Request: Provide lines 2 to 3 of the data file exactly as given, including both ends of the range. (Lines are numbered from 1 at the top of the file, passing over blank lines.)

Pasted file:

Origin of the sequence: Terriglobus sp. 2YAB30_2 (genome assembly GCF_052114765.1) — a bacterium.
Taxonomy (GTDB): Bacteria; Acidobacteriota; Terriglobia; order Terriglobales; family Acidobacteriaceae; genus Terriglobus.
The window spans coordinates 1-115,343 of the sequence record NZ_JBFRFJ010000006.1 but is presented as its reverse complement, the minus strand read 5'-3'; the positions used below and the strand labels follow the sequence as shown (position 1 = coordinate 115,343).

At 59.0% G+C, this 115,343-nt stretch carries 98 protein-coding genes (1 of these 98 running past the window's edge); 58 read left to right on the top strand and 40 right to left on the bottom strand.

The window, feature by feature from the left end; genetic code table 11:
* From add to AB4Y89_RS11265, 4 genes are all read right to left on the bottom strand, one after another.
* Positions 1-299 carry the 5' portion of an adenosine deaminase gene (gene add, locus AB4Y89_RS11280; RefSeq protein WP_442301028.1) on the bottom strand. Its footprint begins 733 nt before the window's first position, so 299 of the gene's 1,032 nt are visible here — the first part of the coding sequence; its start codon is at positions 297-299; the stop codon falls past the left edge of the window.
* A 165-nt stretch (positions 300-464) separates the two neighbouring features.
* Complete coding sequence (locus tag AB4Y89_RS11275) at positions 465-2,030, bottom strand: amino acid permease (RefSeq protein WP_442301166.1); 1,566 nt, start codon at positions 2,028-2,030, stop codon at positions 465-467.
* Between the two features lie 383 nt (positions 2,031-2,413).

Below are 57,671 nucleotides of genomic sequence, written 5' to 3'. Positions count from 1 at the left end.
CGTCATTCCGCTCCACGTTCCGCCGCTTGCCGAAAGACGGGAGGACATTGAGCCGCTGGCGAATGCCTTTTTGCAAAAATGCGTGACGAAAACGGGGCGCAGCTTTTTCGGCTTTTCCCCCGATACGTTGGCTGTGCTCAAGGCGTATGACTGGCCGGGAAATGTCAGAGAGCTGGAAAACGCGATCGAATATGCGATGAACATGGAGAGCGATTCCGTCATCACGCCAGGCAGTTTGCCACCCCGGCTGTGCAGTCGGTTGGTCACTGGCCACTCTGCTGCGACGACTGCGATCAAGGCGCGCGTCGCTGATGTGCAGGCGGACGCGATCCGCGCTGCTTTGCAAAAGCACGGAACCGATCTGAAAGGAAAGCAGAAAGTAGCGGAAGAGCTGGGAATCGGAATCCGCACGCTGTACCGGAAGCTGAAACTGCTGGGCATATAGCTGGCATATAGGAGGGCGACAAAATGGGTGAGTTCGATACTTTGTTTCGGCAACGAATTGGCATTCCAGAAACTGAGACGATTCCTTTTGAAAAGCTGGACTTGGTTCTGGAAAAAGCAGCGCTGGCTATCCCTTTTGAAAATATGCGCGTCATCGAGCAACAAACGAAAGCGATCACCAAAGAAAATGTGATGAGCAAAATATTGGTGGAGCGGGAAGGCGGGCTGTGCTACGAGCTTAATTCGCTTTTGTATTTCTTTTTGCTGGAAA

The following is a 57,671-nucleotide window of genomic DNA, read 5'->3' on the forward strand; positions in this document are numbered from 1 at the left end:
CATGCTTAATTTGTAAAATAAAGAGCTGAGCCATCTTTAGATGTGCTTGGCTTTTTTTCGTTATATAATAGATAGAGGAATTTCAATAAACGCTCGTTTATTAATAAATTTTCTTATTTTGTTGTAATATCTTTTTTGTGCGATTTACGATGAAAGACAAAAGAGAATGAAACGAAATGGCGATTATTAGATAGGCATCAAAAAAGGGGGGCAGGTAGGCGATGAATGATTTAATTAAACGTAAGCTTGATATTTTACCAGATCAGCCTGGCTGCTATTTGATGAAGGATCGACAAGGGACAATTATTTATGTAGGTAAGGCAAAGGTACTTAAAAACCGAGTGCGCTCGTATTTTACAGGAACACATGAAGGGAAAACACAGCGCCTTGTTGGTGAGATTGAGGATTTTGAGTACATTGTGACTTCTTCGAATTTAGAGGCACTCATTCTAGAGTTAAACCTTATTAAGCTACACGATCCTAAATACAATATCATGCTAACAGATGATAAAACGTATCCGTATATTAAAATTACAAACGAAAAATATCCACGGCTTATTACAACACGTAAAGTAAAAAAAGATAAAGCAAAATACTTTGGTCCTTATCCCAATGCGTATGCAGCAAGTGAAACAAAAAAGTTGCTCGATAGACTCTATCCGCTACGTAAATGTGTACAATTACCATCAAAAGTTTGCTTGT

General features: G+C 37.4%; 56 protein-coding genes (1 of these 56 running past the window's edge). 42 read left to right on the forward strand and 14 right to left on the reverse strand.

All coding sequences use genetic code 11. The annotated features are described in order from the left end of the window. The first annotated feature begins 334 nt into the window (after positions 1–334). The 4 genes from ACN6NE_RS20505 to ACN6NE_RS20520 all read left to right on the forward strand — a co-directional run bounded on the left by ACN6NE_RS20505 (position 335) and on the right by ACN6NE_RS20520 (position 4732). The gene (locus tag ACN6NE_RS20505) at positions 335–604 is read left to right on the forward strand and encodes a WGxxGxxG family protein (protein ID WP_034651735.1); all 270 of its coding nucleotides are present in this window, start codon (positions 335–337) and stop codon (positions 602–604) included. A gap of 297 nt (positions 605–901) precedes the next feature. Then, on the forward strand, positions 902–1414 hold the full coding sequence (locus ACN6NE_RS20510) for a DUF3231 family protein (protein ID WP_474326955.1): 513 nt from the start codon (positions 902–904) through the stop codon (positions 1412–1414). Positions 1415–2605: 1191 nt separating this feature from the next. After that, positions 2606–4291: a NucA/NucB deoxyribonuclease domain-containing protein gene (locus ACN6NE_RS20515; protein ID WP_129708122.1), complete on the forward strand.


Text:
Taxonomy (GTDB): Bacteria; Acidobacteriota; Terriglobia; order Terriglobales; family Acidobacteriaceae; genus Terriglobus.
The window spans coordinates 1-115,343 of the sequence record NZ_JBFRFJ010000006.1 but is presented as its reverse complement, the minus strand read 5'-3'; the positions used below and the strand labels follow the sequence as shown (position 1 = coordinate 115,343).